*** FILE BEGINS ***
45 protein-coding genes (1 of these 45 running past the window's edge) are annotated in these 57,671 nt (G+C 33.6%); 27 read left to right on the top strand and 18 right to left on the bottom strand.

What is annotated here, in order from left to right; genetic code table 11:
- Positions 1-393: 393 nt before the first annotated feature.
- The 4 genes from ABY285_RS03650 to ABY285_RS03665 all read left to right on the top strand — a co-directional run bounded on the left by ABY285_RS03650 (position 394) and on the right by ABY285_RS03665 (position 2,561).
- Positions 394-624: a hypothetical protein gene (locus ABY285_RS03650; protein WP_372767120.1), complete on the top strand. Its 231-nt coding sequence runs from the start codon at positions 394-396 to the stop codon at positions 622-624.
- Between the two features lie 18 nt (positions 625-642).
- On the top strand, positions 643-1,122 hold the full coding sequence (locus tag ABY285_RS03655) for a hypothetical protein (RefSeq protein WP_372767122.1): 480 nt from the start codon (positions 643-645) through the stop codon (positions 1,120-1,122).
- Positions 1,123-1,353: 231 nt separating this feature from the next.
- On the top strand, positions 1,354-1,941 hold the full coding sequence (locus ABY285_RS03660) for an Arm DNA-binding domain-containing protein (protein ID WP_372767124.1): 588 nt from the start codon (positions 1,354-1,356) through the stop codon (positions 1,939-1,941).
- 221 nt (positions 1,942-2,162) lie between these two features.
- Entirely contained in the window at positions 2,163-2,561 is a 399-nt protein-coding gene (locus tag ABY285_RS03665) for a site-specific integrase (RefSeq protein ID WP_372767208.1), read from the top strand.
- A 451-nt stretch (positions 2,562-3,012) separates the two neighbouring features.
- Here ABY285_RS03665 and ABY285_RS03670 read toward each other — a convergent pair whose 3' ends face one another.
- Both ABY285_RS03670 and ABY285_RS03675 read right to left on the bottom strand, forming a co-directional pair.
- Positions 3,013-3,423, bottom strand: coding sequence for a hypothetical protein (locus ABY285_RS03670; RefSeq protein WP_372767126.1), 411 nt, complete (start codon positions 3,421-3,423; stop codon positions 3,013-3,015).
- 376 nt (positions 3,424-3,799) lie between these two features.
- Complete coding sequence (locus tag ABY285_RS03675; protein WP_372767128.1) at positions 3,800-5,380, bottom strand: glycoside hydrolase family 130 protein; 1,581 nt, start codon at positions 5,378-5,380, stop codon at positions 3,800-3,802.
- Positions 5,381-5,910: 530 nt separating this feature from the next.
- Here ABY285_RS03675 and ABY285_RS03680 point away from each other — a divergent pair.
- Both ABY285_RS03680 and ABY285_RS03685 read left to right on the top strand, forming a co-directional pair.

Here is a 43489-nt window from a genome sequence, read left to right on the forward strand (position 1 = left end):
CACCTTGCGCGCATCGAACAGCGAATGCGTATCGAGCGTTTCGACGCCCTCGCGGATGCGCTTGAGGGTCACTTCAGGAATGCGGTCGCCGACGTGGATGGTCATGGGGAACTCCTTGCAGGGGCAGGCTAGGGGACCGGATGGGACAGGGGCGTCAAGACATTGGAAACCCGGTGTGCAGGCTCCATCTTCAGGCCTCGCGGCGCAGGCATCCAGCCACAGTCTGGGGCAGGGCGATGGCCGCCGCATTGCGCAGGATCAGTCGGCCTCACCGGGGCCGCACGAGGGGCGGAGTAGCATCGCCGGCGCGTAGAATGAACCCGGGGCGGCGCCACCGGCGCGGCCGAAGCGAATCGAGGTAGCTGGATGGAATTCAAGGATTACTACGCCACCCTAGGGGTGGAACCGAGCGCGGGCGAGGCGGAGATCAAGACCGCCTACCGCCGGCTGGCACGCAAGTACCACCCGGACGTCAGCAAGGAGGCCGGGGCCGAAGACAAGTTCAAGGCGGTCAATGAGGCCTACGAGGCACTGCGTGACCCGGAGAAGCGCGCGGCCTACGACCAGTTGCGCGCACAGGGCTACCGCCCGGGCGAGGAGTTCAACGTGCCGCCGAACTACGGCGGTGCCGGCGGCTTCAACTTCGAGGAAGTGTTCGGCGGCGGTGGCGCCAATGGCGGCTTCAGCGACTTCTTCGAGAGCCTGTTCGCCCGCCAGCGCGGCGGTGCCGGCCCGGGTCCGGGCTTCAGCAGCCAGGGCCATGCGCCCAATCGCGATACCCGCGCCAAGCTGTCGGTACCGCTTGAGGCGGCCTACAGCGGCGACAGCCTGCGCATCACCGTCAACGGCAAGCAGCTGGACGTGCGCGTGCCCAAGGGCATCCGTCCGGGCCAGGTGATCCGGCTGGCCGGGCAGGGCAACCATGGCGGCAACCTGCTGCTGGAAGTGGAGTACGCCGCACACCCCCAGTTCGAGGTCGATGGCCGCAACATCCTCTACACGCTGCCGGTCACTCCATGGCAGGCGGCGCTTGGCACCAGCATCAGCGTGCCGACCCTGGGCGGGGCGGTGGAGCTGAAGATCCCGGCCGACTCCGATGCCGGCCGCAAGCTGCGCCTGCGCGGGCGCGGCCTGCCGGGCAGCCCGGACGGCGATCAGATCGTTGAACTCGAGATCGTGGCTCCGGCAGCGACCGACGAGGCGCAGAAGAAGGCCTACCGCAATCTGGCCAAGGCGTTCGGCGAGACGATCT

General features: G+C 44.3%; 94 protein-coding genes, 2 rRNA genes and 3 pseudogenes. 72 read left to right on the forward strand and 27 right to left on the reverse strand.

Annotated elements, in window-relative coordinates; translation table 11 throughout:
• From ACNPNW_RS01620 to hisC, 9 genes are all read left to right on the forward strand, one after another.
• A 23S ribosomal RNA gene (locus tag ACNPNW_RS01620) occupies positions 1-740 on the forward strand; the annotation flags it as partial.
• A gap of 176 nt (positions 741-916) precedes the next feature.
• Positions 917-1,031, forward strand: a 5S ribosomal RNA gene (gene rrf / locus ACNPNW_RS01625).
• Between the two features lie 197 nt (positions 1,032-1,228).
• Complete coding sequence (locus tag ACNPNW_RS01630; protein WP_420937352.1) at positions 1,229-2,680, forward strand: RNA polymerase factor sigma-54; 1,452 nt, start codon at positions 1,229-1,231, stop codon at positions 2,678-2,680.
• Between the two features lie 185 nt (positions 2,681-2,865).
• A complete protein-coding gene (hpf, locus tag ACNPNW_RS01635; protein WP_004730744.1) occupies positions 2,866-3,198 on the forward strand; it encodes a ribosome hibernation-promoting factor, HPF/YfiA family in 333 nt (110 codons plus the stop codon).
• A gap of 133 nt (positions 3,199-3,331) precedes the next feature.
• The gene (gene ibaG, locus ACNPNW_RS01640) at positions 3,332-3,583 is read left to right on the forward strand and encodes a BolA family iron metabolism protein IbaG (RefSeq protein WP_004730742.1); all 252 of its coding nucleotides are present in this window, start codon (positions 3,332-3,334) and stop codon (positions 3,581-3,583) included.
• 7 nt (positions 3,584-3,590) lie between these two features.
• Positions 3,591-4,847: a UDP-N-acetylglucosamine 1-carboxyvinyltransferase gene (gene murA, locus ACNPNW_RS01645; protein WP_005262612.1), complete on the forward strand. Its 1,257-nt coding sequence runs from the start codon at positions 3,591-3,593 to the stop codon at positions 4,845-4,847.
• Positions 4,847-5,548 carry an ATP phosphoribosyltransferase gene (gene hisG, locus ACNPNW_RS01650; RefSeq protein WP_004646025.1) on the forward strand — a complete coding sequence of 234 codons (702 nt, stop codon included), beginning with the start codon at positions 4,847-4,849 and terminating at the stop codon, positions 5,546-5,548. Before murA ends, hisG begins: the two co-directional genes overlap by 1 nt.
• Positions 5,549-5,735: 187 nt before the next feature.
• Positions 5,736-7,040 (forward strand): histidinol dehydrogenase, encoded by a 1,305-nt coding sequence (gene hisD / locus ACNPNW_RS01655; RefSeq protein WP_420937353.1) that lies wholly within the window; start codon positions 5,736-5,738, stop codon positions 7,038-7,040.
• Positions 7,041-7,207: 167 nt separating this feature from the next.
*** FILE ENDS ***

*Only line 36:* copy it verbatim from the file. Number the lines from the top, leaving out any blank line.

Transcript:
• Positions 3,591-4,847: a UDP-N-acetylglucosamine 1-carboxyvinyltransferase gene (gene murA, locus ACNPNW_RS01645; protein WP_005262612.1), complete on the forward strand. Its 1,257-nt coding sequence runs from the start codon at positions 3,591-3,593 to the stop codon at positions 4,845-4,847.